There have been plenty of times when referees say ‘it’s more hassle than what it’s worth’ and they’d be right.
The criticism doled out to the men in black is often over the top. It’s about the one aspect of a football match rival fans will unite on – to boo the whistler down the tunnel and half and full-time.
Yes, it’s an unenviable job. Without them there’d be no game. Et cetera Et cetera.
But sometimes they’re the very people who create the unneccessary hassle.
Take Sunday’s Man Utd versus Chelsea match. Branislav Ivanovic’s second yellow card in the 93rd minute that gave the Reds a draw. Only it didn’t. The card was superfluous. The free-kick was key. Phil Dowd got that bit right. The ‘punishment’ was the free-kick and goal. The benefit Manchester United got from the red was negligible. Albeit Chelsea will be ever so slightly weaker for their next game – but not much.
More hassle than what the Serbian’s petulant little tug was worth. A red card for red card’s sake.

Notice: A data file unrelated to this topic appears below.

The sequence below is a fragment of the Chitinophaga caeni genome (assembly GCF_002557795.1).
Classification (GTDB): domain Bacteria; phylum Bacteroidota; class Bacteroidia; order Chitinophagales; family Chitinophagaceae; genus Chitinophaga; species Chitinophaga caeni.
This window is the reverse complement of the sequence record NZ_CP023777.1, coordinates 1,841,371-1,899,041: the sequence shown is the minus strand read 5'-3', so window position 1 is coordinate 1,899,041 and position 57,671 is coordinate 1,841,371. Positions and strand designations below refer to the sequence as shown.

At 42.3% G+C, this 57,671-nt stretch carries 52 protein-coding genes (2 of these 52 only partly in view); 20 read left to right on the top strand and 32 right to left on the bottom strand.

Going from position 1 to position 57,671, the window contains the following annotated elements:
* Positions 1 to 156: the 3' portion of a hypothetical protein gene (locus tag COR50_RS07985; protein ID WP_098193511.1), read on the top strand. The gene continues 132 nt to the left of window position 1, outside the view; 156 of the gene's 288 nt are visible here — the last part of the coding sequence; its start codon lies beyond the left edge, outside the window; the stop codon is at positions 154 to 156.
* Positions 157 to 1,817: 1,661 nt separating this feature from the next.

Same with Saturday and Stenhousemuir and Scott Booth.
The manager was sent to the stand around the same time of the match as Ivanovic got to the showers ahead of his team-mates - what 90 seconds?
The manager’s aspect has even less impact on the match than the player being red carded at that stage. Infact it took longer for the manager to traipse across the park than it would have had Gavin Duncan just left it as an agreement to disagree – that most certainly can be done.
Booth is within his rights to criticise and question the referee. As would be his captain Ross McMillan. A manager and a captain should be the only two members of a team eligible to question or ask clarification from a match official, and should be afforded an answer.
We have to take him at his word and Mr Booth claims that’s all he was doing prior to his dismissal.
When there is a difference of opinion, of course it is the referee who has final say. That’s the way it should be too. He can explain his point of view and why he took that decision – whistleblower website or no whistleblower website. It’s a matter of respect and courtesy.
But answer the question and remember the circumstance – it’s the 90th minute and points are precious. Red cards should not be symbolic gestures and should be used as punishment for serious infringements – not for emotions running into overdrive.